Scientists find mysterious family of proteins are cellular pressure sensors
Scientists at Scripps Research have discovered that a mysterious family of cellular proteins called OSCAs and TMEM63s are a novel class of mechanosensitive ion channels.
Mechanosensitive ion channels convert biologically relevant physical forces into biochemical signals. For example, a plant's response to environmental cues like wind, water currents, or physical barriers depend on mechanosensation. In mammals, sense of touch, pain sensation and blood pressure regulation are performed by mechanosensitive ion channels. Despite their importance, very little is known about the molecules that perform these functions in plants and animals.
The scientists also deciphered the atomic structure of one member of the OSCA protein family, an advance that will allow them to study how these ion channels do their jobs, information that could be critical to identifying how dysfunctions in mechanosensing play a role in disease.
The original work to discover the role of OSCA proteins was led by Swetha Murthy, Ph.D., professional scientific collaborator in the lab of Ardem Patapoutian, Ph.D., professor at Scripps Research and investigator with the Howard Hughes Medical Institute. In her new eLife study, Murthy and her colleagues show that OSCA channels are not only pressure-sensitive ion channels, but they appear to have held onto their "mechanosensitive" properties as life evolved.
"We wanted to see if the mechanosensitivity properties were conserved across the 15 different members of the OSCA family, and across different species," says Murthy.
The new findings suggest the pressure-sensing abilities of these ion channels are indeed "conserved" among the types of OSCA channels. Furthermore, while OSCA channels are present in plants, their related proteins in animals, TMEM63s, are also mechanosensitive.
"This finding will facilitate the study of these channels in model organisms such as flies and mice and will help identify their role in human biological processes and other disease states linked to mechanosensation," says Murthy.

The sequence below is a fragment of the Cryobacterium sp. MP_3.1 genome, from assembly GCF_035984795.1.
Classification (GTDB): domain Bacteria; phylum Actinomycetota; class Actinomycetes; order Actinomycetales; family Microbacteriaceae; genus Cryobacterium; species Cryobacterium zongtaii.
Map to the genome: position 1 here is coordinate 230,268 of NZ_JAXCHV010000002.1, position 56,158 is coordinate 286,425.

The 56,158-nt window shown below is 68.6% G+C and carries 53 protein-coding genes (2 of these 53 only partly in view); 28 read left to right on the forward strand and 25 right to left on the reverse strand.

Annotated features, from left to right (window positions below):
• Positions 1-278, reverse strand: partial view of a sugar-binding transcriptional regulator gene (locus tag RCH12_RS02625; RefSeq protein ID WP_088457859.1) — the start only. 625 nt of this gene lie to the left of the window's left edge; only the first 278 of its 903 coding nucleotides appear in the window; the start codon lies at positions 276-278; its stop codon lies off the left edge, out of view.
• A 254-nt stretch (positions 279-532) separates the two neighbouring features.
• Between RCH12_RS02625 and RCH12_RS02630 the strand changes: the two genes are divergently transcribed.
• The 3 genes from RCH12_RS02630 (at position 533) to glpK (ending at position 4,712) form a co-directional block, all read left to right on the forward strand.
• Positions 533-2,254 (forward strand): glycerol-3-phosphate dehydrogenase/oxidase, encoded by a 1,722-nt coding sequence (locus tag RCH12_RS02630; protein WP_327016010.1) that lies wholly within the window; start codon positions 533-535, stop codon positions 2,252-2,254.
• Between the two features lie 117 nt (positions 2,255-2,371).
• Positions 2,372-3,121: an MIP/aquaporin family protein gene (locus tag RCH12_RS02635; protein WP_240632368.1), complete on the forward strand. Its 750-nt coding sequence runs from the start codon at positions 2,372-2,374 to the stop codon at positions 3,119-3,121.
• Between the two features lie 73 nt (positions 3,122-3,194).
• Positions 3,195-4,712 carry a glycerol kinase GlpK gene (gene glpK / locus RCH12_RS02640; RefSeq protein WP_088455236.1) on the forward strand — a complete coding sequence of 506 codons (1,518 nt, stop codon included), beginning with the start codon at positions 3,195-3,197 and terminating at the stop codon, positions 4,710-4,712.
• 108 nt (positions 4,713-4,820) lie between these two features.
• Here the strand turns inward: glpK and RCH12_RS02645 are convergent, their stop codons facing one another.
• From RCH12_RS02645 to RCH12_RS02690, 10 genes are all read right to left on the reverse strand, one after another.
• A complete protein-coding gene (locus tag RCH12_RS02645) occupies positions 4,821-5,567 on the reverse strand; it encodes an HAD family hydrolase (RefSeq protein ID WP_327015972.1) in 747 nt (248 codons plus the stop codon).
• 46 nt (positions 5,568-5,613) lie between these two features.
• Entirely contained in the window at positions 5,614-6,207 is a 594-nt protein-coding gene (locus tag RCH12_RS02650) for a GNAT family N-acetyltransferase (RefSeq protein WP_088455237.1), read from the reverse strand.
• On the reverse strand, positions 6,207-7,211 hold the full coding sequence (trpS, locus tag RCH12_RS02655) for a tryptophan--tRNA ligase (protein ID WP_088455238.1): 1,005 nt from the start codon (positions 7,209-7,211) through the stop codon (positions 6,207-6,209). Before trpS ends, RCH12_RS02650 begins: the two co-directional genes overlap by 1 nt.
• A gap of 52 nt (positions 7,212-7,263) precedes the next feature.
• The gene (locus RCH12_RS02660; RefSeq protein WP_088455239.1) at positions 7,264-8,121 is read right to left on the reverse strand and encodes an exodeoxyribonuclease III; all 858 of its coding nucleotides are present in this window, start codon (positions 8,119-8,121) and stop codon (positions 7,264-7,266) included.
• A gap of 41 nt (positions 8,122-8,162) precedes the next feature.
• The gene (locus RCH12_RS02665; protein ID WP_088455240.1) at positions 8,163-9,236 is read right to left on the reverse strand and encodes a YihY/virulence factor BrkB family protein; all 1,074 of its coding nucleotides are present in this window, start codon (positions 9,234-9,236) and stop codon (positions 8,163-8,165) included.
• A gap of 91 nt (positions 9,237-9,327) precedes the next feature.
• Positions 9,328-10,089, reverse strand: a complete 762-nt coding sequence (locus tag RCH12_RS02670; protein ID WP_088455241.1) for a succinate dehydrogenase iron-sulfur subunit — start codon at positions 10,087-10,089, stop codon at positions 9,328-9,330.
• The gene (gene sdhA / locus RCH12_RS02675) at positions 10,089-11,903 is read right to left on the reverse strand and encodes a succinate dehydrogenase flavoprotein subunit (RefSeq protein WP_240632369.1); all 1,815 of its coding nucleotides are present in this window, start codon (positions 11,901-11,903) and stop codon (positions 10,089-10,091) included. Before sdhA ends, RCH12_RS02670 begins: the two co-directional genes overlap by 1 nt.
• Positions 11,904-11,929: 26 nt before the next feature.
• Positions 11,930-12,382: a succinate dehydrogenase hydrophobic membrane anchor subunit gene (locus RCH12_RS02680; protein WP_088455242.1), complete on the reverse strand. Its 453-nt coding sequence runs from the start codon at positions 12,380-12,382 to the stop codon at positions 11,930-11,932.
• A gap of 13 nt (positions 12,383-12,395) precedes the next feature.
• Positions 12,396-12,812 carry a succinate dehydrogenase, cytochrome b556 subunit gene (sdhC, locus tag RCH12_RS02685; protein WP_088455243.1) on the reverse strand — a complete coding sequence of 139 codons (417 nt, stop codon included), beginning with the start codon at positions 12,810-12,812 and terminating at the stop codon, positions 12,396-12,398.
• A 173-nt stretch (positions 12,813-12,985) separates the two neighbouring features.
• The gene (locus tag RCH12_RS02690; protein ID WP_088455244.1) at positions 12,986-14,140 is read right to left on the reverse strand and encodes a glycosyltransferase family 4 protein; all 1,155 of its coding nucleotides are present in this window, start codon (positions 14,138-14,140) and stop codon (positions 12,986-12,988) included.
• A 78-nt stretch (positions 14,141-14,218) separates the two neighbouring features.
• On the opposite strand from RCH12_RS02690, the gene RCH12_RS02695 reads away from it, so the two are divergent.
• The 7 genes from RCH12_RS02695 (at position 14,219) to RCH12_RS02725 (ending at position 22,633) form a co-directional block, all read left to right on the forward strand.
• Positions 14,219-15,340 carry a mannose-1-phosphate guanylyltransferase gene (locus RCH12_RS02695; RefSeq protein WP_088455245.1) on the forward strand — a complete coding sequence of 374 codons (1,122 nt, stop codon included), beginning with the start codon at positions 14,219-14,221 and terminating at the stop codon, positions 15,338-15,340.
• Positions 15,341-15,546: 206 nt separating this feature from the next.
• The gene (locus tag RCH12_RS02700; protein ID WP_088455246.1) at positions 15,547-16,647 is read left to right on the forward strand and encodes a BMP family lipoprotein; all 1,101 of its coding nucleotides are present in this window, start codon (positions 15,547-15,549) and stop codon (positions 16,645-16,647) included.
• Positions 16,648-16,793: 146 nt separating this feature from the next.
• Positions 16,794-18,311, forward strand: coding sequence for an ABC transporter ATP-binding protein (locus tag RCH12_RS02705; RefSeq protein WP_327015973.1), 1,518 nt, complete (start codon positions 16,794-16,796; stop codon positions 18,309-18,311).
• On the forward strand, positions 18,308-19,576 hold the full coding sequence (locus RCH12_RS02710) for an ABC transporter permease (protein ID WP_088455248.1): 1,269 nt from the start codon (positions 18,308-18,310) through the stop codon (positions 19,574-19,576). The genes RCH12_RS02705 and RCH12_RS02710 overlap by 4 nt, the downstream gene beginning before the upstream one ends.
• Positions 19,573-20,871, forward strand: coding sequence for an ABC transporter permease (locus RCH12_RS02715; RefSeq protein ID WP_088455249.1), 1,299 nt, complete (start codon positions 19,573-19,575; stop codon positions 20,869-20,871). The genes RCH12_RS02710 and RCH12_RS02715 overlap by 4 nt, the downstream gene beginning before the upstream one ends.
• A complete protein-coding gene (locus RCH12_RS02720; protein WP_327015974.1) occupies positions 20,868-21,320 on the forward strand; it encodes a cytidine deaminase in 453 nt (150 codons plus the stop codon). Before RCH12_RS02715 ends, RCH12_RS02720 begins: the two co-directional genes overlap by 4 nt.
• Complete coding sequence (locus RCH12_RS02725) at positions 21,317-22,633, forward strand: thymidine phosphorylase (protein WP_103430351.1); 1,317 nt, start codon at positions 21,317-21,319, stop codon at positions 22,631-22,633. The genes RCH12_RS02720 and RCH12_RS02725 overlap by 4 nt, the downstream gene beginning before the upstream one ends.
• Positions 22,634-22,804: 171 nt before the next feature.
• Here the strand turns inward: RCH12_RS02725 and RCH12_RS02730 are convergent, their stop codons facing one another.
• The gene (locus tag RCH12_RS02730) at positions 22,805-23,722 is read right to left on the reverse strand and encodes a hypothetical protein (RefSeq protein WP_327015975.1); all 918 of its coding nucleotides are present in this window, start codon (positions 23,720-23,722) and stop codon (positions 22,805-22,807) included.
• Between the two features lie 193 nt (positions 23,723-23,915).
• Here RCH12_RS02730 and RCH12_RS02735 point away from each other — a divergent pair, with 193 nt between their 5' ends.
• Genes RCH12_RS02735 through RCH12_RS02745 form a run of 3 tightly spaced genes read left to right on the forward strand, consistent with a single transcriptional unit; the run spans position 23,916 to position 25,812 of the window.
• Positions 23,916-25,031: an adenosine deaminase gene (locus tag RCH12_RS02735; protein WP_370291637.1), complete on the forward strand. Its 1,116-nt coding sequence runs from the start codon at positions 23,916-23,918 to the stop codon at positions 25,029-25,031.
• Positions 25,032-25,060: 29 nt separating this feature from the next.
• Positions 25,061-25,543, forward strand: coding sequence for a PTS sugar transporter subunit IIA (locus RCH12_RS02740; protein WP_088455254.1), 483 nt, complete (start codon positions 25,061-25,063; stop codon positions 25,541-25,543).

A follow-up study was led by Sebastian Jojoa Cruz, graduate student, and Kei Saotome, Ph.D., at Scripps Research, and published simultaneously in eLife. Working with Professor Andrew Ward, Ph.D., the researchers used an imaging technique called cryo-electron microscopy to study the structural details of a member of the OSCA family, called OSCA1.2.
This first look at OSCA's structure suggests that part of the protein may sit close enough to the cell membrane to sense membrane tension and translate that tension to the rest of the ion channel. The researchers are looking forward to investigating exactly how this pressure sensing process works.
"By revealing the first structural snapshot of an OSCA channel, we have provided a valuable starting point to unravel the details of a force sensation mechanism that is widespread throughout biology," says Saotome.
"Force is a difficult phenomenon to study at the molecular level, so future studies will require innovative and multidisciplinary approaches," adds Ward. For example, molecular dynamics simulations of OSCA1.2, conducted by co-authors Alex Tsui and Mark Sansom, DPhil, at Oxford University, offer tantalizing clues about the role of lipids in channel function.
Saotome and Jojoa Cruz say it was "striking" to see how similar the OSCA structure was to the structure of an unrelated family of proteins called TMEM16, especially in the transmembrane domain. TMEM16s have diverse roles in membrane biology, including as ion channels and manipulators of the cell membrane. Therefore, the structural similarity could suggest this protein architecture is responsible for more biological functions than previously believed.
"The next step will be to determine the physiological role of these proteins in plants and animals," says Murthy.